New York DWI FAQ

What do I do if I’m stopped for DWI?

Above all else, stay calm and be polite. Remember that police officers are there to keep us safe. They have a difficult job, and should be shown respect.

Roll down your window, shut off your radio, stay seated, and wait for the officer to approach your vehicle. Keep both hands in the officer’s sight at all times, preferably on the steering wheel. When the officer asks you to produce your license and registration, tell him where the documents are located. Then, once the officer knows and can see where you’ll be reaching, move slowly. A traffic stop is a scary situation for you and the police officer. Keep in mind that the officer is approaching a strange vehicle, generally cannot see the inside of it, and knows that he’s walking into a situation that could quickly escalate. For this reason, officers are constantly “on guard,” watching for sudden movements to protect themselves from the possibility of being attacked or having a weapon drawn on them. Don’t make the situation worse by acting angry, defensive, or accusatory toward the officer.

The decision of whether or not to accuse you of DWI is influenced by many factors, including your behavior. Everything you do or say from the very first moment that the police officer sees your vehicle will be used and construed against you in court. If you’ve consumed any alcoholic beverages before driving, you will most likely be arrested, regardless of what you do or do not do.

Regardless, don’t give up hope and submit to everything the officer tells you to do. Politely protect your right against self incrimination. Pay no attention when the officer threatens that “you’ll spend the night in jail if you don’t cooperate.” That will probably happen anyways. The officer wants to pressure you into giving him evidence to use against you. Don’t make his job easier than you have to!

Calmly accept the fact that you will not be able to talk your way out of the situation. In fact, the more you talk, the more information you’ll probably give the officer to support his conclusion that you’re under the influence of alcohol or drugs. For this reason, it’s in your interest to politely keep your mouth shut. If you feel the need to speak, tell the truth. Lying will only make the situation worse.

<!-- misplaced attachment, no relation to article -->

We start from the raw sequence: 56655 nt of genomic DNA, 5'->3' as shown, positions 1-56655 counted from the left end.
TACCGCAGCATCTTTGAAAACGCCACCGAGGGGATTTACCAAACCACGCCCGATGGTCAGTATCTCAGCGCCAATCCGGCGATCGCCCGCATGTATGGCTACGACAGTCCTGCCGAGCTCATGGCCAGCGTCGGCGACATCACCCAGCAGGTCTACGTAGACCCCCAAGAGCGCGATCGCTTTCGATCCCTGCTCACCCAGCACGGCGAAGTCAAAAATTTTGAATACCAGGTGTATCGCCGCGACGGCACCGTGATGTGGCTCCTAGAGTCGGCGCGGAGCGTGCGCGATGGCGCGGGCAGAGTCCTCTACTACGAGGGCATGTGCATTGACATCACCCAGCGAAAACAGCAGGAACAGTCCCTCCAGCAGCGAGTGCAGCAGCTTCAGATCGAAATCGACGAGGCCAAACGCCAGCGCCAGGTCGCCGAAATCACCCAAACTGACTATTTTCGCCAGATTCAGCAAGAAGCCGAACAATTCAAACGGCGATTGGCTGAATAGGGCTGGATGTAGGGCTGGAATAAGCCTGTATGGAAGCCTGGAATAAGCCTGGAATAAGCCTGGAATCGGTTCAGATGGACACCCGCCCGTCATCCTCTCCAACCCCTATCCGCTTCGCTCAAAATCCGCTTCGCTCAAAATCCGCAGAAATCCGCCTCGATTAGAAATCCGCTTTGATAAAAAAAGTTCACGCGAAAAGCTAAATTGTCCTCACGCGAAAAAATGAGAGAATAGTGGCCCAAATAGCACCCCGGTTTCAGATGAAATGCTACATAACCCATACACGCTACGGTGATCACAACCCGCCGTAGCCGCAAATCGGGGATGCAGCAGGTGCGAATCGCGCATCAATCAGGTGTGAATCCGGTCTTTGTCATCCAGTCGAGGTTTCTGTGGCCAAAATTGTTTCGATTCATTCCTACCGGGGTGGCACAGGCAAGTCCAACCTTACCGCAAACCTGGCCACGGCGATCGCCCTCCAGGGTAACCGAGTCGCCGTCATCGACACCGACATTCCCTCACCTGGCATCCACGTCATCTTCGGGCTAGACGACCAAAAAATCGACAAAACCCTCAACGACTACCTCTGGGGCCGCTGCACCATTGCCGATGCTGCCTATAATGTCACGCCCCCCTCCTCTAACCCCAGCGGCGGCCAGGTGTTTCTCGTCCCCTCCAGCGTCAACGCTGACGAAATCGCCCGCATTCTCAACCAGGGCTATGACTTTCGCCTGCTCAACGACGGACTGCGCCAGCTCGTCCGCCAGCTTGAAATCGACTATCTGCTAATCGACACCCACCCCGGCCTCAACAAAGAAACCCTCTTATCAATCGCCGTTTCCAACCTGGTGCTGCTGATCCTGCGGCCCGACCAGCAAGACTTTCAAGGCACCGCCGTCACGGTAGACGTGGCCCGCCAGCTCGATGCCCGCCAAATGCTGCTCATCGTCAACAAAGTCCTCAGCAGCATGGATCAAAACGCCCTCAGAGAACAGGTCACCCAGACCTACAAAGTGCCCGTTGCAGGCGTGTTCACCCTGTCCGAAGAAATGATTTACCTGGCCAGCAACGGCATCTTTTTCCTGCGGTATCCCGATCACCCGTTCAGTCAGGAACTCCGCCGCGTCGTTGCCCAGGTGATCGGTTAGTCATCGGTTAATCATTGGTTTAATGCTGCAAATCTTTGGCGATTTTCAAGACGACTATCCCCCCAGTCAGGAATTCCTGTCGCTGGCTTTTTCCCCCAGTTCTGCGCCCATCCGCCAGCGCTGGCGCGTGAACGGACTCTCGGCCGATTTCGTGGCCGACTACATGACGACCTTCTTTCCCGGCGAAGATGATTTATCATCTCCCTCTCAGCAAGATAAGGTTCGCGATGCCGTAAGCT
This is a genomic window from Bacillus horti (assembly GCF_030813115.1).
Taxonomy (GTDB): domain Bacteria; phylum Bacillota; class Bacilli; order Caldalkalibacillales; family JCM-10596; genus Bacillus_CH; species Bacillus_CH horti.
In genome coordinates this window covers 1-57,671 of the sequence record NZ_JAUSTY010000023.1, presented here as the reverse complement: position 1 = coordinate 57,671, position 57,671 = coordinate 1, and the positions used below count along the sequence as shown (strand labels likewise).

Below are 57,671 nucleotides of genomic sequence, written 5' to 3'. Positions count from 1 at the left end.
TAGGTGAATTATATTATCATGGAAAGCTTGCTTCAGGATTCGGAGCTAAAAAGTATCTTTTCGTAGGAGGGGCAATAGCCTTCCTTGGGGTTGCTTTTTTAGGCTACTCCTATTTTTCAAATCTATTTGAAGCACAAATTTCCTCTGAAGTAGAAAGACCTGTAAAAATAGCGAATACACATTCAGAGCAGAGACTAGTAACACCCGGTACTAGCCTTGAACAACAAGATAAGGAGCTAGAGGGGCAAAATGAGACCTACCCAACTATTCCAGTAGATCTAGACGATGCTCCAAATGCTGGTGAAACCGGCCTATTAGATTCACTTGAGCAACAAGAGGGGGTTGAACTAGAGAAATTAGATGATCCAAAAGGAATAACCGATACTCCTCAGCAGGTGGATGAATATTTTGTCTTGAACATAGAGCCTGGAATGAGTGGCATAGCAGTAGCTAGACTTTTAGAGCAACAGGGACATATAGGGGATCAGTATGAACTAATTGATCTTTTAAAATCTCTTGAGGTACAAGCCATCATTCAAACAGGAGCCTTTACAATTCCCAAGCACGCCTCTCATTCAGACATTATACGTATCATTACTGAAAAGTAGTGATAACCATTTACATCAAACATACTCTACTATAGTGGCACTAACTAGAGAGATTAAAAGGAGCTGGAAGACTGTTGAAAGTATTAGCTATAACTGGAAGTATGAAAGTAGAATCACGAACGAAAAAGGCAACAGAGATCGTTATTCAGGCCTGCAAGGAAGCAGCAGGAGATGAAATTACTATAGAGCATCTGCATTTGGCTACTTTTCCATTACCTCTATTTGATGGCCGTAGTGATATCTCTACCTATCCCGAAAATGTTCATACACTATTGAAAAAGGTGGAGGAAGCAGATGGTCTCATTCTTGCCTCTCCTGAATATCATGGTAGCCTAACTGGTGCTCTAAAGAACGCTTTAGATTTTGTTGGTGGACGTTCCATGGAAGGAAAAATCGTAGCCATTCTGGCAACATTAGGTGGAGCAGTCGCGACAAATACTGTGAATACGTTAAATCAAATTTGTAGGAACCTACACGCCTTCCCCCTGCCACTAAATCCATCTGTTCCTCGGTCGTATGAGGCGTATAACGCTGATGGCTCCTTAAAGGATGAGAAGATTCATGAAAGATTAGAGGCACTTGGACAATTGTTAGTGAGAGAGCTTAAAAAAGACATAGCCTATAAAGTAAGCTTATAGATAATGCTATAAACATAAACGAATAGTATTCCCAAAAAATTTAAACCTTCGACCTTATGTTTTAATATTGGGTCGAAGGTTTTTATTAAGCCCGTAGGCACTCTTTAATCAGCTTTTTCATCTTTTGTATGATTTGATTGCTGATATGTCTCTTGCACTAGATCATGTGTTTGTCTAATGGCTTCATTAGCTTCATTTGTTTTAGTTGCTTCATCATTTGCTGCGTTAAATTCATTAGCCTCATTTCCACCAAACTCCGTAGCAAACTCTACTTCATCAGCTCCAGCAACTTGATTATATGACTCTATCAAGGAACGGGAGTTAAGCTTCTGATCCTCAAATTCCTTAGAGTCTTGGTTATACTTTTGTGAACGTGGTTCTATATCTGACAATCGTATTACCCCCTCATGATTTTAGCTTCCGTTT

We advise that you follow these general guidelines in the event you’re stopped by a police officer:

1. Give the officer your license, registration, proof of insurance, and
2.DO NOT answer any questions concerning where you’ve been
or what you’ve consumed. Do not consent to a search of your vehicle.
3. DO NOT TAKE ANY ROADSIDE TESTS, especially a hand-held breath test.
4. Ask to leave the scene, by cab or on foot, without your keys.
5. If you are arrested, do not resist, remain silent, and decline any breath,
blood, or urine tests until you first SPEAK WITH AN ATTORNEY.
6.CALL AN ANELLI XAVIER ATTORNEY at (866) 394-1234 at anytime, any day.

How do I avoid a DWI charge?

Don’t drink and drive.

It’s not illegal to drink and then drive. It’s only illegal to drive once your physical and mental abilities are impaired by an intoxicating substance. However, planning ahead and not driving if you’ve had anything to drink are the best ways to steer clear of a serious criminal matter that can take a long time to resolve, cost you your license, and give you an arrest and/or criminal record that may last for the rest of your life.

Here are a few practical pointers you should follow to avoid a DWI charge:
• Before you have any drinks, decide who’ll be the “designated driver” for the night.
• Use a taxi service or public transportation. The cost of a cab ride home will be substantially less expensive than the cost of a DWI.
• Call a friend or a family member to pick you up. You can pick up your car in the morning. If you’re worried about a parking ticket or your car being towed, the cost of both combined are, in all likelihood, less than the lifetime cost of a DWI arrest and conviction.
• Sleep it off at a nearby hotel or friend’s house. If you’re worried about being late for work in the morning, remember that spending the night in jail will only make it harder for you to get to work on time.